Cross-processing was once the mainstay of edgy fashion magazines, and the xpro look lives on – not only amongst Lomography devotees, but thanks to iPhone and Android apps which mimic the look.
Cross-processing simply means taking a film and developing it in the wrong chemicals – such as C-41 negative film developed in the E6 chemicals used to develop slide film, or vice versa. Negative film cross-processed usually creates dreamy, low-contrast shots, while cross-processed slide can create wild colour shifts and bold contrast. It’s not to everyone’s taste, but in the right situation it can look fantastic.
The Lomography craze is partly built on the xpro look – the rich, saturated colours were given extra depth and bite thanks to the vignetting, ‘tunnel vision’ lens of the original Lomo LC-A compact. Long exposure shots, especially those with light trails boasted rich colours and deep, deep blacks. Lomographers experimented with every slide film under the sun, as each emulsion had very different properties when cross-processed.
King of the xpro films was the original Agfa Precisa CT 100, a consumer slide film made by the German giant. A perfectly normal slide film when developed correctly, Precisa became an entirely different beast when cross-processed. Colours became lovely and saturated – especially blues, which gained a lovely, gritty depth. Unfortunately, Agfa discontinued the film in the mid-2000s. The best substitute – bold colours and jaw-dropping grain – was Kodak Elite Chrome 100. Unfortunately, this too bit the dust last year, the last of the Kodak slide films to go.
Aside from Lomography’s occasional limited runs of Xpro-branded slide films, the most reliable way to try cross-processing now is picking up Fuji slide film. The bad news? Being the only game in town now for slide devotees, the price is not exactly competitive. A roll of Provia 400x in 35mm, for instance, now costs £12. And Fuji’s films can look awful cross-processed, Velvia especially gaining a violent purple tint that does few photos any favour.
There is Agfa Precisa still available, but this is actually rolls of Fuji films that haven’t quite met quality control (though they’re perfectly fine to shoot with). The new Precisa has a tendency to go very, very green. It’s not a good look. If you manage to find old Precisa, check to see if it has a diamond logo rather than a dot; if it’s a diamond, it’s the real thing. Expiry dates of 2008 and earlier are also a good sign.
Lomography’s Sunset Strip 100 – released in a limited batch last year – also produced lovely shots, but needs careful scanning. It’s often an idea to reduce the colour noise in Photoshop as the shots can become a touch noisy.
If you do happen to find some old slide film suited for cross-processing, and load it up into your Lomo, Diana or old SLR, what then?
Wait for the sun. Xpro film needs contrast, and you can’t get contrast when the sun is hiding behind the clouds. Instagram is awash with cloudy day digital xpro pics – and this tells you everything you need to know about what to expect. Load black and white instead and save it for a sunny day.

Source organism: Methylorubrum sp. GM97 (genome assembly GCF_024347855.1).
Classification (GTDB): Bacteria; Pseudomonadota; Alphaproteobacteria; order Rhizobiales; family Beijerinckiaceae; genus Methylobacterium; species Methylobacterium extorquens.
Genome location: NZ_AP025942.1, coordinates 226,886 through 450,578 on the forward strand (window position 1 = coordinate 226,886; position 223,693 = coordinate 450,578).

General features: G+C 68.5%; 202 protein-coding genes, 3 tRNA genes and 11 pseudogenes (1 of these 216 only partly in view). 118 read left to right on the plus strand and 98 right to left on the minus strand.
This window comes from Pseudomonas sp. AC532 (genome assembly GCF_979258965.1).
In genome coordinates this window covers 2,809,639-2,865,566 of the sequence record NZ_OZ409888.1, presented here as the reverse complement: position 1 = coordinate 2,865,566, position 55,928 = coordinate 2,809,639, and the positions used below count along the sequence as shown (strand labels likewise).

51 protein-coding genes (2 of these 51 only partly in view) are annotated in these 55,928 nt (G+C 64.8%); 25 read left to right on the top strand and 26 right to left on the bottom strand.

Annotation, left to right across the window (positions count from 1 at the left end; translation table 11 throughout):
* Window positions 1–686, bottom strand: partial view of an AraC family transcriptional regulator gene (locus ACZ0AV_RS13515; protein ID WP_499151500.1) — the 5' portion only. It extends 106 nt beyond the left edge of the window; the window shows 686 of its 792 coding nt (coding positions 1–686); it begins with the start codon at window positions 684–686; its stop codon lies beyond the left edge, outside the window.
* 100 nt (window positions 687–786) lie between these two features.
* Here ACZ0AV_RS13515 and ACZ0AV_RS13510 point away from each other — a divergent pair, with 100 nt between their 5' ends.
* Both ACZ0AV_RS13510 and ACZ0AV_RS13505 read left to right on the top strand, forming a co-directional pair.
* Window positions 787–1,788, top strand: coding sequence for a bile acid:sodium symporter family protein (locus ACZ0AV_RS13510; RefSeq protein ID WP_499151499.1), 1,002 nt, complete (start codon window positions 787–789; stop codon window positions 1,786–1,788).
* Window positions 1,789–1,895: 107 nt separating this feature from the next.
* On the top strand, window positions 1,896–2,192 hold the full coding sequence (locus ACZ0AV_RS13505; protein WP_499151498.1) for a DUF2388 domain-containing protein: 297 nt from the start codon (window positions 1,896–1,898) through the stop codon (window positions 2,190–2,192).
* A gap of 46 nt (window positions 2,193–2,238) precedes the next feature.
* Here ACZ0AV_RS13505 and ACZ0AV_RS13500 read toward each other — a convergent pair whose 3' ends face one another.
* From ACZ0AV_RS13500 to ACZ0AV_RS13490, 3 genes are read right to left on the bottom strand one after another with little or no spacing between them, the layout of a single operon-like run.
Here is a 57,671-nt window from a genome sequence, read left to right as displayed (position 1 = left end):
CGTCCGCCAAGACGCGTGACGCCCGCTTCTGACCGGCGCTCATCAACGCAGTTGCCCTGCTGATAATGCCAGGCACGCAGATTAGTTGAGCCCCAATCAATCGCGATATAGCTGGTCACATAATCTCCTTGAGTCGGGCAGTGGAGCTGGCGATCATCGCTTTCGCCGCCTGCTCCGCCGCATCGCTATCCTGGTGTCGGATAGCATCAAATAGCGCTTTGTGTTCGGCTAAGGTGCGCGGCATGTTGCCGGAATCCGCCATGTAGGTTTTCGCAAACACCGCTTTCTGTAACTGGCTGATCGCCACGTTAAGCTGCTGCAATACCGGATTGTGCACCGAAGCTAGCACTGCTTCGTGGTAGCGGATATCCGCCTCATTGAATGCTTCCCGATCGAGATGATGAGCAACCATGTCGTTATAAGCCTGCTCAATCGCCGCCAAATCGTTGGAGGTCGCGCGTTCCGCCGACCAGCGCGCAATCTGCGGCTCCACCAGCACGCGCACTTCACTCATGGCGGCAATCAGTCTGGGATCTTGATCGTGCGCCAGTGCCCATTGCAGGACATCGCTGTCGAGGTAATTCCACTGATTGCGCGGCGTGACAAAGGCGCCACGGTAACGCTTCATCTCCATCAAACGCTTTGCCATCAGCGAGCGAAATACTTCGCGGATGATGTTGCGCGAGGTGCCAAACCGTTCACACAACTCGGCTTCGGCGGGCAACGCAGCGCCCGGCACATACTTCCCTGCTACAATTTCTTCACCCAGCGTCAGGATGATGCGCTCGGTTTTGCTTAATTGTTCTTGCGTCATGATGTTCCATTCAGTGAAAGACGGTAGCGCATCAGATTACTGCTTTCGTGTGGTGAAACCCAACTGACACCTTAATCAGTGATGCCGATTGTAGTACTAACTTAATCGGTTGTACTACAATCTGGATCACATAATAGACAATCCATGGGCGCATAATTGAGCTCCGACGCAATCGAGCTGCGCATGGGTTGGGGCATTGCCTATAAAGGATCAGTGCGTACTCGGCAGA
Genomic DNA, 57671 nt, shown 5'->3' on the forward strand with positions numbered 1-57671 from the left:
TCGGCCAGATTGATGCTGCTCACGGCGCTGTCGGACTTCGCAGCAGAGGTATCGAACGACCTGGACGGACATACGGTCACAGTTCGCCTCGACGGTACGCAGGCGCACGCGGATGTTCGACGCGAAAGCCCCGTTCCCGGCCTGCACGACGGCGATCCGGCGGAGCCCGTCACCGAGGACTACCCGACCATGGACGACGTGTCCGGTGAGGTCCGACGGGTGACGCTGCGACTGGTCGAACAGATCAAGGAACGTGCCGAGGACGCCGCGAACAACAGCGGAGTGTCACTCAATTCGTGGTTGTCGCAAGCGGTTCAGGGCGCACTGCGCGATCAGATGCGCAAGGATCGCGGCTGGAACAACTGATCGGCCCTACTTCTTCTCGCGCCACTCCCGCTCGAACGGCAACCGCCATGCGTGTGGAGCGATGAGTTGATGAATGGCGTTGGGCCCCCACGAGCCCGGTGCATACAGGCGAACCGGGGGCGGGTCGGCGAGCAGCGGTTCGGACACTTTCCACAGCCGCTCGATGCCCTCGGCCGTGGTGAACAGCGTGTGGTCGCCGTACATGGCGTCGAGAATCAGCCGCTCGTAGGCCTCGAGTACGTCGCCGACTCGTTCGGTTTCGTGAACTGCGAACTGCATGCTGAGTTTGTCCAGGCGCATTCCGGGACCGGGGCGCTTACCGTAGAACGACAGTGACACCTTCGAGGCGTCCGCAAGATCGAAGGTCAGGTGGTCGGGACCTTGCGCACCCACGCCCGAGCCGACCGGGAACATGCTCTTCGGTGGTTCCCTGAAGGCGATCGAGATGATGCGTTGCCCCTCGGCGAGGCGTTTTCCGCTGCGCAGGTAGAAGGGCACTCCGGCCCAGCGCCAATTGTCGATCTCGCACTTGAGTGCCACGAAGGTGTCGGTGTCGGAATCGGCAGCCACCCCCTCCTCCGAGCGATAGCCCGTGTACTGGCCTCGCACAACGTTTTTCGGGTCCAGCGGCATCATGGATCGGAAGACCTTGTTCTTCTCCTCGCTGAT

Go lo-fi. The fashion pros may have made their cross-process shots on Mamiya’s and Hasselblads, but they also had a pro lab to help tweak the process and bring the most out of the shot. Xpro often rewards less-than-Leica-grade lenses. The Lomo range of compacts – the latest being the Lomo LC-Wide – still bring out the best from cross-processing, as do the Diana and Holga range of toy cameras. My favourites so far, aside from my Lomos, are the Olympus XA and the Zenit 3M. The Olympus XA is not exactly a lo-fi camera – it’s a masterpiece of miniaturisation – but the lens does tend to vignette, and this can look fantastic. The Zenit 3M’s old lenses don’t have modern multi-coatings, but I’ve been impressed by the grit and grain that comes from cross-processed films put through this old SLR.
Light is your friend. If you’re shooting xpro indoors, make the most of the available lighting. I’ve got some nice results shooting bands with cross-processed slide – the results aren’t subtle, but for energetic moments it can look great. Xpro suits the boldest light – dancefloors and clubs, bars with beautifully lit backdrops for instance. I’m not a massive fan of flash, but Flickr and Lomography are full of eye-catching pics taken with flash and cross-processed slide.
Think in colour. When you’re shooting, look for bright colours and contrast. If the colours are there in the first place, it’ll make a much bolder shot.
Scan in the lab. It might cost you more, but Xpro is the one time you want to get the lab to scan. Hours of trying – and mostly failing – to get the most out of my scans has made me realise that classic Lomo look comes, 99% of the time, from the lab’s own scanning equipment. I’m lucky enough that living in London means access to a bunch of decent labs. The Lomography scans are great, but I can also wholeheartedly recommend West End Cameras on Tottenham Court Road. They really know what they’re doing. But don’t be afraid to ask your local lab – and stick with them if they give you good results.
You could do a lot worse than to check out the work of two UK photographers who are master of the art – Toby Mason and Kevin Meredith. Kev, or LomoKev, is very well known to the Lomo community – he’s produced a couple of excellent books using a lot of xpro shots, while Toby’s Lomo/Elite Chrome pics from Brighton and London are very rarely anything less than fantastic.
As for the future? Lomography must be planning something. As slide film disappears one by one, this is the perfect opportunity for them to bring back an old emulsion or two. So many photographers will come to Lomo way seeking to recreate that classic look – they’re missing a trick if they don’t keep it alive for the next generation.
More of my xpro pics can be found here.
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